A few kilometres from Minna, Northern Nigeria, miles of dug-out craters scatter the landscape. These illegal mines, along with others across the country, are the livelihood of around five million poverty stricken people: families who, on a daily basis, have no choice but to put their lives on the line just to survive.
Working long hours for little money, the backbreaking work these miners endure can lead to serious health risks. While some spend hours in tiny openings in the rock breathing in damp air, others stay in cold water for days on end, giving them a high chance of developing conditions like Silicosis, Pneumonia, Tuberculosis, and Lymphoma.
Standing in the yard of his nearby house, Abdulahi Abdulahi, a former employee of the Nigerian prison service, is one of the many miners forced into this line of work. Ever since a jailbreak at the prison he worked for in Minna, Abdulahi has struggled to find steady employment. Conditions are so bad that, of his sixteen children, ten are full time miners.
Deep lines stretch across his brow as he tells his children to grab their metal pans before a long day’s work. “Fasten up... Let’s go, let’s go,” he shouts, as the family bundle into the back of an auto-rickshaw—or keke napep—heading for the mine they work at only a few miles down the road. Leaving the vehicle, the family walk into a field where others are already at work.
Abdulahi’s situation is typical among his fellow miners: a man forced to make his children work out of complete desperation. With his tearful eldest son, El Haji, standing nearby, the family know there are very few options for them. “When I was working,” Abdulahi says, “I didn’t allow them to engage in mining.”
Toddlers as young as three years old work here, in the hope of raising enough money to help feed their family, with any left over used to pay for their school fees. While many hope to be educated one day, the majority will not earn enough to cover even the most basic schooling.
Sifting through the water and rubble with his hands, Rabi’u, 12, is already an experienced miner. Although he’s spent much of his young life digging, most days he finds nothing at all. An average day for him is spent digging and washing tonnes of sand in the hope of finding a few specs of gold.
If he finds any, buyers will either pay for it directly, or get the gold processed at industrial mining plants around the area. These large-scale sites, used to extract the gold from rocks using a variety of methods and algorithms, are where the decent money is made, one step removed from the source. After processing, the gold is then exported to the Middle East and Europe.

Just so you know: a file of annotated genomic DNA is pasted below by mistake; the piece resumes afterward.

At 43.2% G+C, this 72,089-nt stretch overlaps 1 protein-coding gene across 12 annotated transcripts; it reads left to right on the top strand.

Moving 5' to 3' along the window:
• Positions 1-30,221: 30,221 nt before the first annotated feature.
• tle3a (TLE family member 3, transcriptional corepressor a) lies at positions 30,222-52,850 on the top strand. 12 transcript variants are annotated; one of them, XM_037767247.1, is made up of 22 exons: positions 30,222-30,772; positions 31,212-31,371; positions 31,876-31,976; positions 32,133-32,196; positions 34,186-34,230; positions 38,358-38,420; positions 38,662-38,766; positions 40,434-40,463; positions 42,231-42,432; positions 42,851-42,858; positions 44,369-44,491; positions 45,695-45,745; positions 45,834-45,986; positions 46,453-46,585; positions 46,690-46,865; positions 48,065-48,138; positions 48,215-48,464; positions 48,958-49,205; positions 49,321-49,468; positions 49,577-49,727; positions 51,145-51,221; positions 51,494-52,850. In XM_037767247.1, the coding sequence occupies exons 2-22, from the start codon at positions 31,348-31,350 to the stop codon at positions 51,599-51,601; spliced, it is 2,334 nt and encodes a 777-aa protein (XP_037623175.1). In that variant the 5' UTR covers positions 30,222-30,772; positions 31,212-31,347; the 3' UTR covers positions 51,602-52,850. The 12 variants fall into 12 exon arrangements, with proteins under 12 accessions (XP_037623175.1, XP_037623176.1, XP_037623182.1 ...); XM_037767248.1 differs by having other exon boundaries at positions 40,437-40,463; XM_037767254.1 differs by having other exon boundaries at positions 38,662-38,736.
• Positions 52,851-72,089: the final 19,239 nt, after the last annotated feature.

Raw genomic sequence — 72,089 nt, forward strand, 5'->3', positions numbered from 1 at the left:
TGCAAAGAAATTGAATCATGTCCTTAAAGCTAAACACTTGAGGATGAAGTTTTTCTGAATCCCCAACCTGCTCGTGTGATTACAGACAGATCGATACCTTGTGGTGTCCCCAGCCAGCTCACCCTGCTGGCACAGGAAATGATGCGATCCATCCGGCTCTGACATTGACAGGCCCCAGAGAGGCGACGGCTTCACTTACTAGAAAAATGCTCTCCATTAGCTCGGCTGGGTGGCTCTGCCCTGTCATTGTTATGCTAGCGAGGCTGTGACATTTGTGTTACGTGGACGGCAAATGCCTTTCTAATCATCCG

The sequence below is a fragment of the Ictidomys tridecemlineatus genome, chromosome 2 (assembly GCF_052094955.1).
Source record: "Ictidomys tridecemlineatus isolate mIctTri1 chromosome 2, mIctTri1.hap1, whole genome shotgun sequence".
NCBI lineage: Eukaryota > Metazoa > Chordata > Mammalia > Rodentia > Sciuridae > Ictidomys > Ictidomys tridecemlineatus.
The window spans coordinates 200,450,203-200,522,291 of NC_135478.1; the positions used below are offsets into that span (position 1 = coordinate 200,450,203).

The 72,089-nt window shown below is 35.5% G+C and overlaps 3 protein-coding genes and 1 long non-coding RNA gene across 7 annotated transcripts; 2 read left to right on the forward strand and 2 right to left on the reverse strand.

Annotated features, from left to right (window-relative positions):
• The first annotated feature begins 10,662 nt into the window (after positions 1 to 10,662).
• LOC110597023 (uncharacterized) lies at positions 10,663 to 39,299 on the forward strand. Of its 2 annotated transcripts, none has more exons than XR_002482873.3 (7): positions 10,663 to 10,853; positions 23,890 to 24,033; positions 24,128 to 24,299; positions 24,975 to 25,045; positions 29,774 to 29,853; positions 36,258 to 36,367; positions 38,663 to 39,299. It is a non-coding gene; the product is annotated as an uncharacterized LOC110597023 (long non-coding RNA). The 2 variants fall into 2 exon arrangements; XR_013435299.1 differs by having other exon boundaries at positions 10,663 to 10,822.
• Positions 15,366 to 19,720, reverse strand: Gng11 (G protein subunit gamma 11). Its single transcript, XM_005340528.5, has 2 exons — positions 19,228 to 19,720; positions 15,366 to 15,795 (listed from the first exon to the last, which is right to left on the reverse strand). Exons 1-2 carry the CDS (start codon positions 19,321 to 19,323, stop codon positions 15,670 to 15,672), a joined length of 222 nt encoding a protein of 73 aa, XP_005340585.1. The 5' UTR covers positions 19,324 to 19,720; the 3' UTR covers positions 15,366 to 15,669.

“We seek a legal means of making money,” one plant worker says, wooden benches and bags of rubble surrounding him. “We make good money from the gold we dig,” he adds.
The increase in illegal mining has sent shockwaves across the whole industry. Many certified miners haven’t been allowed to work, as a crack down from the Nigerian government on mining rages on across the country. Just recently, president Muhammadu Buhari set up a special security team to guard against illegal mining countrywide, though this has meant the closure of many legitimate mines.
“The challenges that you face from informal, artisanal miners are in the fields where you’re operating in and already have licences for,” says John Olukayode Fayemi, the Minister of Solid Minerals.
With more mines being closed than ever, licenced miners have less places work as a knock on effect. Hordes of mining graduates, meanwhile, certificates in hand, have also suffered, and are hopeful of a resolution soon. “These graduates don’t have jobs and it would be good if they are allowed to mine without interference,” one spokesman says.
With mining conditions at a low across Nigeria, action needs to be taken quickly. As five women huddle around one mine, their colourful clothes increasingly muddied, they search through the murky water for any sign of gold. Their frantic pursuits can often lead to danger; the unstable earth they dig through can come crashing down at any moment, leading to death in many cases.
“If we had money,” one of the women says, “we would not subject ourselves to this hardship.”
At a neighbouring mine, three year old Abba has been learning the trade from his older siblings. Earning 100 Naira a day, the equivalent of just under 30 cents in the U.S., he’s trying to raise money to go to school, though he can’t yet understand English, the language the course will be taught in. As he plays around in the mud, with a smile plastered across his face, it’s clear he’s nothing more than a child being asked to grow up too soon.